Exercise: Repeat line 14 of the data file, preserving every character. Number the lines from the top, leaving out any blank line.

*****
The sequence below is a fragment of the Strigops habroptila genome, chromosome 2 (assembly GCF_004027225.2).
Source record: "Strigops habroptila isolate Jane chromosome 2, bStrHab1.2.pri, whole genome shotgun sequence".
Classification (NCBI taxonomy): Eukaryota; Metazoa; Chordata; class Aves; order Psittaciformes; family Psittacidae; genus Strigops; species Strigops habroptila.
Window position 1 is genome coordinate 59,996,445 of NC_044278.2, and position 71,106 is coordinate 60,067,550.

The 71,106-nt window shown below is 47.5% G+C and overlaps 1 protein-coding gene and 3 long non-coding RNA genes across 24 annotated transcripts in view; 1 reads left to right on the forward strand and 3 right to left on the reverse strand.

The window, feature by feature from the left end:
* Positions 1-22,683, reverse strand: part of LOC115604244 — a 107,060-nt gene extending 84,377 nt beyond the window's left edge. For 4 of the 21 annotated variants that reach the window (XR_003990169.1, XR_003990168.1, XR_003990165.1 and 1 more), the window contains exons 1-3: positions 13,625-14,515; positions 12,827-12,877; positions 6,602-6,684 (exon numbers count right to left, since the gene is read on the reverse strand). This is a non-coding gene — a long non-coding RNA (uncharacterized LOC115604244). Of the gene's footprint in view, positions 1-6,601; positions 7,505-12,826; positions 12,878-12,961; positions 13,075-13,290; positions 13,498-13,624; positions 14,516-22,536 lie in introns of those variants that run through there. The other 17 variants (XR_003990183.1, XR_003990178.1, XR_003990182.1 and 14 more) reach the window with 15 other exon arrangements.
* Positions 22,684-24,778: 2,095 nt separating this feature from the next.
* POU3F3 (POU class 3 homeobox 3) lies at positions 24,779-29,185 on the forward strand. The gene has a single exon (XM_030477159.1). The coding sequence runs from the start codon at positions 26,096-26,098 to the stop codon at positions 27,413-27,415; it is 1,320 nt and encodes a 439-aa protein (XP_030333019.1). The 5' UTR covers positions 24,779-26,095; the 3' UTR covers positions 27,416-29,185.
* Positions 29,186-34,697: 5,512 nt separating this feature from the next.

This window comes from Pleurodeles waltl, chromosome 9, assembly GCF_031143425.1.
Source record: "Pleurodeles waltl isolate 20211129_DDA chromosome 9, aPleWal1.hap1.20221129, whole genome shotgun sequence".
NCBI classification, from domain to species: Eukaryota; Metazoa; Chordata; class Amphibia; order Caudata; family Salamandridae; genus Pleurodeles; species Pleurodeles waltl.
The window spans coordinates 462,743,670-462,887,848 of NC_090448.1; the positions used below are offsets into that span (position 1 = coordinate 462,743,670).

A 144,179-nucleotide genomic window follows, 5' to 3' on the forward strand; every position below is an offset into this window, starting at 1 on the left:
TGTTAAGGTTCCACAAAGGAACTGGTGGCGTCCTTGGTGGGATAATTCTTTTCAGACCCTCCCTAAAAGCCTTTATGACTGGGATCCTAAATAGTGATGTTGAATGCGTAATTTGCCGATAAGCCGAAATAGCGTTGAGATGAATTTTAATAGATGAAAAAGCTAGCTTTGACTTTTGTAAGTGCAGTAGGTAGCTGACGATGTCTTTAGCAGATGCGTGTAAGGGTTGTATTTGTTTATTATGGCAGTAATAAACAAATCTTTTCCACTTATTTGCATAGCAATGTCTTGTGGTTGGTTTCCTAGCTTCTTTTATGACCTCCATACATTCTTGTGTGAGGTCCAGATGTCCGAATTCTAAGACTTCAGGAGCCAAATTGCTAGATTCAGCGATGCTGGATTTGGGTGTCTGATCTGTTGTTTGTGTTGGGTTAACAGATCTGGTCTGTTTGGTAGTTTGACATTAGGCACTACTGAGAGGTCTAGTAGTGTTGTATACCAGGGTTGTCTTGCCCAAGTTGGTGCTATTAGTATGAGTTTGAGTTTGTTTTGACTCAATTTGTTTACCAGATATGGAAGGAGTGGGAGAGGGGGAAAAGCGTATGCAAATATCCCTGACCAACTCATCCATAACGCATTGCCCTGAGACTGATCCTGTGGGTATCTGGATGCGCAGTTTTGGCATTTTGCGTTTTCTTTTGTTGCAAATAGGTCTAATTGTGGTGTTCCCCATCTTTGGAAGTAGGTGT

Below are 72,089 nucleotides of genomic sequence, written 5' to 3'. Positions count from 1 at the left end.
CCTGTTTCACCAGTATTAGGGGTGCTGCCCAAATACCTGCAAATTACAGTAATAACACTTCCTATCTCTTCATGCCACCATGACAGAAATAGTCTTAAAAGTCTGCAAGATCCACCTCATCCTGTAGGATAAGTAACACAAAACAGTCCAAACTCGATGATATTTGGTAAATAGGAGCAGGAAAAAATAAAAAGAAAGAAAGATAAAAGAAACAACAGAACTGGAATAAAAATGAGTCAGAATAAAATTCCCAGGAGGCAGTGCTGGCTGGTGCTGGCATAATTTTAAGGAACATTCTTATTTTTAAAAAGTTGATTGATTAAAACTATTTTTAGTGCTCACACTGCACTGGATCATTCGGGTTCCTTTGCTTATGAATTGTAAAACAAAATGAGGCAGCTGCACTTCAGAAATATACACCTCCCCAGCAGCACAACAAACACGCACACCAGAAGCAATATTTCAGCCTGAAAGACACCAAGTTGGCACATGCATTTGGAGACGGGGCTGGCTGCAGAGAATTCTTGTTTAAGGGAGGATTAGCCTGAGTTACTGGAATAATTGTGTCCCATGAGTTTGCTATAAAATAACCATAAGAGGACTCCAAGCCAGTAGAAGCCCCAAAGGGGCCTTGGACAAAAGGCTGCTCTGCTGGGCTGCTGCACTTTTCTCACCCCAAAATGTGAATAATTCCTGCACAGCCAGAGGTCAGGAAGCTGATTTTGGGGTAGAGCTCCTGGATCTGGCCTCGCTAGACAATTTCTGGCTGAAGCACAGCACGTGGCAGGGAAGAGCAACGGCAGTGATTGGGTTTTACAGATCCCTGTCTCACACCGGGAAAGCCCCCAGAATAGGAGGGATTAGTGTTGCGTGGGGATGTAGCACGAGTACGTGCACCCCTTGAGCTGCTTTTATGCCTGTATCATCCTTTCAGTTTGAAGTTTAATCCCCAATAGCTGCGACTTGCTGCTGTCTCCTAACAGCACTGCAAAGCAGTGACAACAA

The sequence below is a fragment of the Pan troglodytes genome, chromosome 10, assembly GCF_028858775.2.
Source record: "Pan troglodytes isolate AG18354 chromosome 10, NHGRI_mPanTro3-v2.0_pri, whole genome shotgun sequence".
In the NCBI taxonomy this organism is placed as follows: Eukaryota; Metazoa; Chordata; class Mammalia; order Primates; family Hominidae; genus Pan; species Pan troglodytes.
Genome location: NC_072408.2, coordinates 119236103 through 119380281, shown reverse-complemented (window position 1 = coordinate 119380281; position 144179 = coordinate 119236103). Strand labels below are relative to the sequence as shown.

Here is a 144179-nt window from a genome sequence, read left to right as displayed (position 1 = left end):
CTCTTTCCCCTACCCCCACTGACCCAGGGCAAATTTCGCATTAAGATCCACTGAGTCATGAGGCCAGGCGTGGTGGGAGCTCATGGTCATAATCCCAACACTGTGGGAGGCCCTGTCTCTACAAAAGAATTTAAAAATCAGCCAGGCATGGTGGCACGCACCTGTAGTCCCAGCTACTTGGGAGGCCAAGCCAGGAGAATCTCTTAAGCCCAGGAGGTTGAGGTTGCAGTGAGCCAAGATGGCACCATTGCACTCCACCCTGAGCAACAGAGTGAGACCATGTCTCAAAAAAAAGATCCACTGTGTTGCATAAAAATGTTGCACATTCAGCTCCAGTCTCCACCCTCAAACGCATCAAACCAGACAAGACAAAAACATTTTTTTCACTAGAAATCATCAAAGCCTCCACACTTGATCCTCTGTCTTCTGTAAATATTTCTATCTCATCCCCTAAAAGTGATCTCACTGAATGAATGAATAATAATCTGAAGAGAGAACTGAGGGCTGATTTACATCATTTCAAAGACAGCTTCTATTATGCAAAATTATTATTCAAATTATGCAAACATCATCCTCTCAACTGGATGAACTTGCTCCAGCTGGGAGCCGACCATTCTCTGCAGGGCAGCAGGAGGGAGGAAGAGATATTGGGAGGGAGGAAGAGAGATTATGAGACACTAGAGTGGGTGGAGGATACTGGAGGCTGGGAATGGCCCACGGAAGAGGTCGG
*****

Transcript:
The window spans coordinates 462,743,670-462,887,848 of NC_090448.1; the positions used below are offsets into that span (position 1 = coordinate 462,743,670).